Local historians and authorities on various aspects of the American Civil War meet quarterly through the Forum. Topics usually address local events and the unique role of Fairfax Station during the conflict.
The Forum is free to the public. Doors open at 7:00 p.m. with speaker presentations beginning at 7:30 p.m.
Mary Lipsey, “Honoring Those Who Served”
The unprecedented number of deaths of soldiers in the Civil War soldiers resulted in thousands of known and unknown dead being hastily buried in shallow graves on the battlefields. In July 1862, the U.S. Congress authorized President Lincoln to purchase land for the establishment of cemeteries for those who died fighting in behalf of their country, creating fourteen national cemeteries.
Through the years, governments and communities have established cemeteries to honor both Union and Confederate soldiers. Local historian Mary Lipsey, a member of the Fairfax County Cemetery Preservation Association (FCCPA) and Fairfax Historical Commission, will discuss ongoing efforts to preserve these grounds.
Donald Hakenson, “Col. John Singleton Mosby's Most Successful Combat Operations and His Worst Defeat”
Noted Civil War Historian Donald Hakenson discussed Mosby's successful operations at the Fairfax Court House, Mount Zion Church, Miskell's Farm, Wagon Train Raid and Ankers Farm as well as his unsuccessful clash at Loudoun Heights.
John McAnaw and John Murphy, “Engagement at Sangster's Station”
Museum board members John McAnaw and John Murphy detailed the engagement of federal and confederate forces at Sangster's Station in December 1863. The battle was one of the largest clashes in the immediate area.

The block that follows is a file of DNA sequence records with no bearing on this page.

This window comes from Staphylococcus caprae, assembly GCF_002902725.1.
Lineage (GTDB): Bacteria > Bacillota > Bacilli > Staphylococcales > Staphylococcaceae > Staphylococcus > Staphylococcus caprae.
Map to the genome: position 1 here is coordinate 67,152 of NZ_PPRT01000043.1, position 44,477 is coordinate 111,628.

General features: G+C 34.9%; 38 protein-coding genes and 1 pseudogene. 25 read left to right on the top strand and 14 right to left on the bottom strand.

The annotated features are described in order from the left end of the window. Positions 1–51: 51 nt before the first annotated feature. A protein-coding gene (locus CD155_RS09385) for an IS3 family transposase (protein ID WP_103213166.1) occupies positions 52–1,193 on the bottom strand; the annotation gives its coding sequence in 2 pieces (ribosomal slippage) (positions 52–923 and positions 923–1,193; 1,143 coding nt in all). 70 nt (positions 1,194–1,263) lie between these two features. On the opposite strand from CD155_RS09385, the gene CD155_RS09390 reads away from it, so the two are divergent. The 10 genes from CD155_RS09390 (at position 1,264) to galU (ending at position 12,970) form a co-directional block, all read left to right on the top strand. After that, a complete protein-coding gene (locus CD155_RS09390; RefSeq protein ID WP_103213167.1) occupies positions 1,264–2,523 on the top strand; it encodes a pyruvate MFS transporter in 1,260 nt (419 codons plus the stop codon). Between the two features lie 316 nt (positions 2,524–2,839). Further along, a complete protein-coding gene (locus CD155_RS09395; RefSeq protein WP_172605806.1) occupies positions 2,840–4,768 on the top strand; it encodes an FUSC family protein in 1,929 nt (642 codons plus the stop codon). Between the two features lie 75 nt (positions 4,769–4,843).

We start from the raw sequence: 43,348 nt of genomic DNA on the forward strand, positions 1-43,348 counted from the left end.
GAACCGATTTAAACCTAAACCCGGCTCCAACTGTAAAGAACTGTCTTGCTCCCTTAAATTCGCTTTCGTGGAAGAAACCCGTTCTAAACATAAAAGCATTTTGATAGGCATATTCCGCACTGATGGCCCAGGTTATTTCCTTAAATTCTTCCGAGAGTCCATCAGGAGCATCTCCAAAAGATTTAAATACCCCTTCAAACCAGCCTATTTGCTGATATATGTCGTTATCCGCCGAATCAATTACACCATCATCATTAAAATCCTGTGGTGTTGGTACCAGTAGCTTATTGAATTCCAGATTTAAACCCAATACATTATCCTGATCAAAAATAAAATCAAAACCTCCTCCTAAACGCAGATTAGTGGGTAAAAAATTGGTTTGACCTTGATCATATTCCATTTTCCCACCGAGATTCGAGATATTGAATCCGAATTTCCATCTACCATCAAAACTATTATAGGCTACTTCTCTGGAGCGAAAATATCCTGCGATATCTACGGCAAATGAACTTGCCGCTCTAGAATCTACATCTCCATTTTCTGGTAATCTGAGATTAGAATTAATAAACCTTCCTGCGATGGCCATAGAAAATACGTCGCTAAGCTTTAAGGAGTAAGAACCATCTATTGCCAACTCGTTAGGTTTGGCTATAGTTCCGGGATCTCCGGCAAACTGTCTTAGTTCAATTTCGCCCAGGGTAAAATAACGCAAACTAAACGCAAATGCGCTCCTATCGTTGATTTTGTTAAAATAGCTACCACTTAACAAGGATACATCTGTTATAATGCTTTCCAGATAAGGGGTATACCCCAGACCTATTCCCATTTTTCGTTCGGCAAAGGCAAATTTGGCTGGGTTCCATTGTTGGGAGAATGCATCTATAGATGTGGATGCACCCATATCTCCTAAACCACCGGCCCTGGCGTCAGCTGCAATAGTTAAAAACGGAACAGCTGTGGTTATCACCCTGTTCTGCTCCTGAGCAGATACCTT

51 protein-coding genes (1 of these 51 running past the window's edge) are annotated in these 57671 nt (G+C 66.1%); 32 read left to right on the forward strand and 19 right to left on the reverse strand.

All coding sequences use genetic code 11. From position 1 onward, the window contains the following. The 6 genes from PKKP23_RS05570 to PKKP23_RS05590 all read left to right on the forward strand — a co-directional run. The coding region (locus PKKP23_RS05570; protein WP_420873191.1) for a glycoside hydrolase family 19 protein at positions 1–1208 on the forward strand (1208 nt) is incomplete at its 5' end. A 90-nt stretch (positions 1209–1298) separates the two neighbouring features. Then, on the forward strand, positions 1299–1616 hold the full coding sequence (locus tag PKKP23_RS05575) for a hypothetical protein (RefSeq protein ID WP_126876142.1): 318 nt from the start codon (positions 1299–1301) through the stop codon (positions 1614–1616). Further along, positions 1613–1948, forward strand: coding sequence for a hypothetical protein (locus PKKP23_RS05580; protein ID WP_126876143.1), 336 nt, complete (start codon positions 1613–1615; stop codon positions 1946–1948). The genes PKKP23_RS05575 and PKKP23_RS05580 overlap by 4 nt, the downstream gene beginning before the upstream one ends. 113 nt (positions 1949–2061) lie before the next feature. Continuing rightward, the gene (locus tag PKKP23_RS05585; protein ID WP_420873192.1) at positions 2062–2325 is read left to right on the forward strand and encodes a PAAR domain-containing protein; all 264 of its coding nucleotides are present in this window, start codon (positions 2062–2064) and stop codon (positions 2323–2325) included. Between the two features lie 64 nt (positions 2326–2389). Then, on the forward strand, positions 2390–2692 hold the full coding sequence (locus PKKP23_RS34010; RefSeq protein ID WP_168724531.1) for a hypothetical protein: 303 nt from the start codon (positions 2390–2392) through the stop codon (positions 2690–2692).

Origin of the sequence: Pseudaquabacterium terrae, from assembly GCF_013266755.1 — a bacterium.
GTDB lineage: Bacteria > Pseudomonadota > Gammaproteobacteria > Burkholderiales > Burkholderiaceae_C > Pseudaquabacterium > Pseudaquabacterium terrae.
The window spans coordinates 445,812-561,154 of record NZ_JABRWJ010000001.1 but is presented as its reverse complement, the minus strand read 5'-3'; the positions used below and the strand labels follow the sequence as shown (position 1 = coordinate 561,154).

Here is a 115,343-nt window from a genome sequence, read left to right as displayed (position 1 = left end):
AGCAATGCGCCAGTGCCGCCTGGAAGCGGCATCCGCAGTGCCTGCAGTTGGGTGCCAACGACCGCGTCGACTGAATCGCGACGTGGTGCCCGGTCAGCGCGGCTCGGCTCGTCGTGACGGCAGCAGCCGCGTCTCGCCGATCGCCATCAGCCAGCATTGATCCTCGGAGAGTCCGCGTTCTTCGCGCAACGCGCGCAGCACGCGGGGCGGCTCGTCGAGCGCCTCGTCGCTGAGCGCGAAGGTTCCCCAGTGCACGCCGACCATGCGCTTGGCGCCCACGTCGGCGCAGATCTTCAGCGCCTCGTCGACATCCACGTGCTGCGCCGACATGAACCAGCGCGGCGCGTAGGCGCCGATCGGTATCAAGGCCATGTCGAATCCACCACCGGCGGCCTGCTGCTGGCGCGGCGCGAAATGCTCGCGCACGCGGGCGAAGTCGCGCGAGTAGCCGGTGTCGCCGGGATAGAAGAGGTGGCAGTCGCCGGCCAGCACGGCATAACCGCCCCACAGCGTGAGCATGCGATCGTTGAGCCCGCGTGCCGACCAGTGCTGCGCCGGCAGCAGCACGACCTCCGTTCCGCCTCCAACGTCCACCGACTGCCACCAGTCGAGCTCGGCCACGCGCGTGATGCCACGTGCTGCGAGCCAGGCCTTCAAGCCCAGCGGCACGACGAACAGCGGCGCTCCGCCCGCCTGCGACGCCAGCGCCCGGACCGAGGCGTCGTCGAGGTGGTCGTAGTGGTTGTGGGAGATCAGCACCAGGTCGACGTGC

Jon Vrana, “Hard Times: Virginians in Union Prisons During the Civil War”
In a unique, one-man performance, Station volunteer and historian Jon Vrana dramatized the experiences of Fairfax County civilian and military prisoners at the Old Capitol Prison during the American Civil War.
Patrick McGinty, “Death and Dying During the Civil War”
Retired Naval officer and local historian Patrick McGinty examined how individuals and communities attempted to cope with the massive loss of life during the Civil War.
John P. Murphy, “The History of the Fairfax County Courthouse Before, During and After the Civil War, 1742-1903”
Fairfax Station volunteer John P. Murphy spoke on the rich history of our area from colonial times to the early 20th century.
Ron Beavers, “Use of the Orange and Alexandria Railroad in Support of the Army of the Potomac, 1862~64”
Local railroad historian Ron Beavers discussed the variety of ways in which the O&A provided critical support to Federal forces across Northern Virginia as well as the inter-connections with other railroad operations during the Civil War.
John McAnaw, “Military Actions Around the Orange and Alexandria Railroad, 1862~64”
Fairfax Station witnessed its most severe action in 1862 during the battles of Second Manassas and Ox Hill as an evacuation area for Union forces. The importance of the O&A in the ensuing months, however, did not diminish, as Federal forces attempted to re-establish control over the line and Confederates tried to disrupt its operations.
Brian McEnany and Jim Lewis, “The Union Army's March to Gettysburg - ‘Sunstroke and Ankle Deep Mud’”
Local authors Brian McEnany and Jim Lewis told the little known story of the Union’s II Corps arduous march in withering heat and intense storms through Fairfax, Prince William and Loudoun counties on the way to Gettysburg in 1863.
Jon Vrana and Mary Lipsey, “The Christmas Raid of 1862”
On December 28, 1862, General J.E.B. Stuart led a cavalry raid on Burke’s Station, Virginia. Click here for a summary of the presentation prepared by the speakers.
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